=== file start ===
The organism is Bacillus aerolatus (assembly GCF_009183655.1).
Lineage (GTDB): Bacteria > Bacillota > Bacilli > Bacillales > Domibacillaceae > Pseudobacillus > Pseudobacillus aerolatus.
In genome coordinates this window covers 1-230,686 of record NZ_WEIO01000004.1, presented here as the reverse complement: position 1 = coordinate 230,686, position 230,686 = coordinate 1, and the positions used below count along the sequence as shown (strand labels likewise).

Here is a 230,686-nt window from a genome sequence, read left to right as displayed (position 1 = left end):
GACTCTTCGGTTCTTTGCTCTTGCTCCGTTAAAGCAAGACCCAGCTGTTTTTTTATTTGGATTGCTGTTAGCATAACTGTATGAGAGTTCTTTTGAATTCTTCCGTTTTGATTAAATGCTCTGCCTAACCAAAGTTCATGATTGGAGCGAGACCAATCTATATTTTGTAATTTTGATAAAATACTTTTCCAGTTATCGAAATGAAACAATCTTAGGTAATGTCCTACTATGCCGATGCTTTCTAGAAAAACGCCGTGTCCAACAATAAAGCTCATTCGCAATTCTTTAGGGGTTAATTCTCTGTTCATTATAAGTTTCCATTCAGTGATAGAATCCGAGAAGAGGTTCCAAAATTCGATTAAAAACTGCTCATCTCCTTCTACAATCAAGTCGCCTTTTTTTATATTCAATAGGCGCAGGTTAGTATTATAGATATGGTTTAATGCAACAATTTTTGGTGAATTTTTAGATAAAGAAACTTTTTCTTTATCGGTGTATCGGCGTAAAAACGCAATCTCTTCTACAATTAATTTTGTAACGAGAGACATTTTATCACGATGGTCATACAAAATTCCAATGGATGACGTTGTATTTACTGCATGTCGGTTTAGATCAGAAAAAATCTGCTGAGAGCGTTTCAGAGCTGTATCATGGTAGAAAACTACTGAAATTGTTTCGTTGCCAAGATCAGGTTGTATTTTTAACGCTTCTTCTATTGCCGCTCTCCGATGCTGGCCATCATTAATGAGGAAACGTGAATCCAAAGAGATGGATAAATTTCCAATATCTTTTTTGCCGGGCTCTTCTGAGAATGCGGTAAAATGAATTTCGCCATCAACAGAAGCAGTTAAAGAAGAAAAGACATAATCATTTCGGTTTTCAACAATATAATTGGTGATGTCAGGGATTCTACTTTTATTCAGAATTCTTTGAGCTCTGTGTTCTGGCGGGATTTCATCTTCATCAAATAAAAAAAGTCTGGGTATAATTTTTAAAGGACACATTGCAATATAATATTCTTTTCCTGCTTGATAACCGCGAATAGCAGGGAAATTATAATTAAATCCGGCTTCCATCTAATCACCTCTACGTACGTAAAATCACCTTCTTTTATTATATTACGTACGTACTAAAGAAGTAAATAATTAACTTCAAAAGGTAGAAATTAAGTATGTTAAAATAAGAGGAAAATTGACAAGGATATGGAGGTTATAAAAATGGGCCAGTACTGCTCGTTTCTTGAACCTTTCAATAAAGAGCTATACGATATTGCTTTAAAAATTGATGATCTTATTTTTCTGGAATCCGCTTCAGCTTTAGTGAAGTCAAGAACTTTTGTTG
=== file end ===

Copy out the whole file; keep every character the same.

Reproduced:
The organism is Bacillus aerolatus (assembly GCF_009183655.1).
Lineage (GTDB): Bacteria > Bacillota > Bacilli > Bacillales > Domibacillaceae > Pseudobacillus > Pseudobacillus aerolatus.
In genome coordinates this window covers 1-230,686 of record NZ_WEIO01000004.1, presented here as the reverse complement: position 1 = coordinate 230,686, position 230,686 = coordinate 1, and the positions used below count along the sequence as shown (strand labels likewise).

Here is a 230,686-nt window from a genome sequence, read left to right as displayed (position 1 = left end):
GACTCTTCGGTTCTTTGCTCTTGCTCCGTTAAAGCAAGACCCAGCTGTTTTTTTATTTGGATTGCTGTTAGCATAACTGTATGAGAGTTCTTTTGAATTCTTCCGTTTTGATTAAATGCTCTGCCTAACCAAAGTTCATGATTGGAGCGAGACCAATCTATATTTTGTAATTTTGATAAAATACTTTTCCAGTTATCGAAATGAAACAATCTTAGGTAATGTCCTACTATGCCGATGCTTTCTAGAAAAACGCCGTGTCCAACAATAAAGCTCATTCGCAATTCTTTAGGGGTTAATTCTCTGTTCATTATAAGTTTCCATTCAGTGATAGAATCCGAGAAGAGGTTCCAAAATTCGATTAAAAACTGCTCATCTCCTTCTACAATCAAGTCGCCTTTTTTTATATTCAATAGGCGCAGGTTAGTATTATAGATATGGTTTAATGCAACAATTTTTGGTGAATTTTTAGATAAAGAAACTTTTTCTTTATCGGTGTATCGGCGTAAAAACGCAATCTCTTCTACAATTAATTTTGTAACGAGAGACATTTTATCACGATGGTCATACAAAATTCCAATGGATGACGTTGTATTTACTGCATGTCGGTTTAGATCAGAAAAAATCTGCTGAGAGCGTTTCAGAGCTGTATCATGGTAGAAAACTACTGAAATTGTTTCGTTGCCAAGATCAGGTTGTATTTTTAACGCTTCTTCTATTGCCGCTCTCCGATGCTGGCCATCATTAATGAGGAAACGTGAATCCAAAGAGATGGATAAATTTCCAATATCTTTTTTGCCGGGCTCTTCTGAGAATGCGGTAAAATGAATTTCGCCATCAACAGAAGCAGTTAAAGAAGAAAAGACATAATCATTTCGGTTTTCAACAATATAATTGGTGATGTCAGGGATTCTACTTTTATTCAGAATTCTTTGAGCTCTGTGTTCTGGCGGGATTTCATCTTCATCAAATAAAAAAAGTCTGGGTATAATTTTTAAAGGACACATTGCAATATAATATTCTTTTCCTGCTTGATAACCGCGAATAGCAGGGAAATTATAATTAAATCCGGCTTCCATCTAATCACCTCTACGTACGTAAAATCACCTTCTTTTATTATATTACGTACGTACTAAAGAAGTAAATAATTAACTTCAAAAGGTAGAAATTAAGTATGTTAAAATAAGAGGAAAATTGACAAGGATATGGAGGTTATAAAAATGGGCCAGTACTGCTCGTTTCTTGAACCTTTCAATAAAGAGCTATACGATATTGCTTTAAAAATTGATGATCTTATTTTTCTGGAATCCGCTTCAGCTTTAGTGAAGTCAAGAACTTTTGTTG